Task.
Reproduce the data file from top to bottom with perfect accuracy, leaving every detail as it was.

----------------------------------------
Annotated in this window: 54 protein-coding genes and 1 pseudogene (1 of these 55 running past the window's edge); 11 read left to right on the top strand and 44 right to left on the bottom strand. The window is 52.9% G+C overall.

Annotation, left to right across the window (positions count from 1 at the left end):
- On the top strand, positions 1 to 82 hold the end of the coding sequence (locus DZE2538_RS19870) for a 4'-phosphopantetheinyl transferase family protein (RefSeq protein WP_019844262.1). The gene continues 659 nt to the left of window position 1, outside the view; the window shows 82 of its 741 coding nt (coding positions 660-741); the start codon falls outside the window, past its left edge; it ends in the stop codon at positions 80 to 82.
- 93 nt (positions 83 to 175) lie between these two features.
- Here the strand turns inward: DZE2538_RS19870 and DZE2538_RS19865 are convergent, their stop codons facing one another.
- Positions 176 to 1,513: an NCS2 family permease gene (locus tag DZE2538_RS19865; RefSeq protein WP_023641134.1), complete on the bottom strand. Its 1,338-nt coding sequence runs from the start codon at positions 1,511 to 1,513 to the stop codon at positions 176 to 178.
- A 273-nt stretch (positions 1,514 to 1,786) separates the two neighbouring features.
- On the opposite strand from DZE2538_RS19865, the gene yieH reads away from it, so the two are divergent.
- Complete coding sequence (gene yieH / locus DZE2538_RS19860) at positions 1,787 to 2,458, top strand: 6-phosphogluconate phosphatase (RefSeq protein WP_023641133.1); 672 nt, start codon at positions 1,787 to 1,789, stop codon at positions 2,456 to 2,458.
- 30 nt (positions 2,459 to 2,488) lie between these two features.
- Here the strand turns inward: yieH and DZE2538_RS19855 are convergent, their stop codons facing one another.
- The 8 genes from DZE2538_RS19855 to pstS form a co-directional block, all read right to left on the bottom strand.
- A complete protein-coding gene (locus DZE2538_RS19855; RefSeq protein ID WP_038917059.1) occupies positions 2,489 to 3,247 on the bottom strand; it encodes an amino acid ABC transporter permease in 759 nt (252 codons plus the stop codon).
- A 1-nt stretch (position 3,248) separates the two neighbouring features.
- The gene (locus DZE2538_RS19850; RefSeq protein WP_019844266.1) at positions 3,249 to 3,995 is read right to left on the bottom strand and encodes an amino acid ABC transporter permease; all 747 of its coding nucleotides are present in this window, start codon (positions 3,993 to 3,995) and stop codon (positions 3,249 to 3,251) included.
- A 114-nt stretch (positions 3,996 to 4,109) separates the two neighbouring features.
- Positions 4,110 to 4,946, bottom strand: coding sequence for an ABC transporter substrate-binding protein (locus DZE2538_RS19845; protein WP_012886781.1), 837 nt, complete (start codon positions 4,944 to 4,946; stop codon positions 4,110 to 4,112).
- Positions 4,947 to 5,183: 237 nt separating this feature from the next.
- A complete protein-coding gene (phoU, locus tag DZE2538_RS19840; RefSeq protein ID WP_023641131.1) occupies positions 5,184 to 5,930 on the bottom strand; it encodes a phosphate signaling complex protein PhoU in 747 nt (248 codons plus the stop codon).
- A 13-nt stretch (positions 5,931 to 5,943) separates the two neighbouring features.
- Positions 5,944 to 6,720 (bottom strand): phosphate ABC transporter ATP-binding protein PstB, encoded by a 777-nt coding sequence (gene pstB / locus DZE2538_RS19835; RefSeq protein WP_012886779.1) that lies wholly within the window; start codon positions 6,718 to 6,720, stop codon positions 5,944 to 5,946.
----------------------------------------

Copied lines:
Annotated in this window: 54 protein-coding genes and 1 pseudogene (1 of these 55 running past the window's edge); 11 read left to right on the top strand and 44 right to left on the bottom strand. The window is 52.9% G+C overall.

Annotation, left to right across the window (positions count from 1 at the left end):
- On the top strand, positions 1 to 82 hold the end of the coding sequence (locus DZE2538_RS19870) for a 4'-phosphopantetheinyl transferase family protein (RefSeq protein WP_019844262.1). The gene continues 659 nt to the left of window position 1, outside the view; the window shows 82 of its 741 coding nt (coding positions 660-741); the start codon falls outside the window, past its left edge; it ends in the stop codon at positions 80 to 82.
- 93 nt (positions 83 to 175) lie between these two features.
- Here the strand turns inward: DZE2538_RS19870 and DZE2538_RS19865 are convergent, their stop codons facing one another.
- Positions 176 to 1,513: an NCS2 family permease gene (locus tag DZE2538_RS19865; RefSeq protein WP_023641134.1), complete on the bottom strand. Its 1,338-nt coding sequence runs from the start codon at positions 1,511 to 1,513 to the stop codon at positions 176 to 178.
- A 273-nt stretch (positions 1,514 to 1,786) separates the two neighbouring features.
- On the opposite strand from DZE2538_RS19865, the gene yieH reads away from it, so the two are divergent.
- Complete coding sequence (gene yieH / locus DZE2538_RS19860) at positions 1,787 to 2,458, top strand: 6-phosphogluconate phosphatase (RefSeq protein WP_023641133.1); 672 nt, start codon at positions 1,787 to 1,789, stop codon at positions 2,456 to 2,458.
- 30 nt (positions 2,459 to 2,488) lie between these two features.
- Here the strand turns inward: yieH and DZE2538_RS19855 are convergent, their stop codons facing one another.
- The 8 genes from DZE2538_RS19855 to pstS form a co-directional block, all read right to left on the bottom strand.
- A complete protein-coding gene (locus DZE2538_RS19855; RefSeq protein ID WP_038917059.1) occupies positions 2,489 to 3,247 on the bottom strand; it encodes an amino acid ABC transporter permease in 759 nt (252 codons plus the stop codon).
- A 1-nt stretch (position 3,248) separates the two neighbouring features.
- The gene (locus DZE2538_RS19850; RefSeq protein WP_019844266.1) at positions 3,249 to 3,995 is read right to left on the bottom strand and encodes an amino acid ABC transporter permease; all 747 of its coding nucleotides are present in this window, start codon (positions 3,993 to 3,995) and stop codon (positions 3,249 to 3,251) included.
- A 114-nt stretch (positions 3,996 to 4,109) separates the two neighbouring features.
- Positions 4,110 to 4,946, bottom strand: coding sequence for an ABC transporter substrate-binding protein (locus DZE2538_RS19845; protein WP_012886781.1), 837 nt, complete (start codon positions 4,944 to 4,946; stop codon positions 4,110 to 4,112).
- Positions 4,947 to 5,183: 237 nt separating this feature from the next.
- A complete protein-coding gene (phoU, locus tag DZE2538_RS19840; RefSeq protein ID WP_023641131.1) occupies positions 5,184 to 5,930 on the bottom strand; it encodes a phosphate signaling complex protein PhoU in 747 nt (248 codons plus the stop codon).
- A 13-nt stretch (positions 5,931 to 5,943) separates the two neighbouring features.
- Positions 5,944 to 6,720 (bottom strand): phosphate ABC transporter ATP-binding protein PstB, encoded by a 777-nt coding sequence (gene pstB / locus DZE2538_RS19835; RefSeq protein WP_012886779.1) that lies wholly within the window; start codon positions 6,718 to 6,720, stop codon positions 5,944 to 5,946.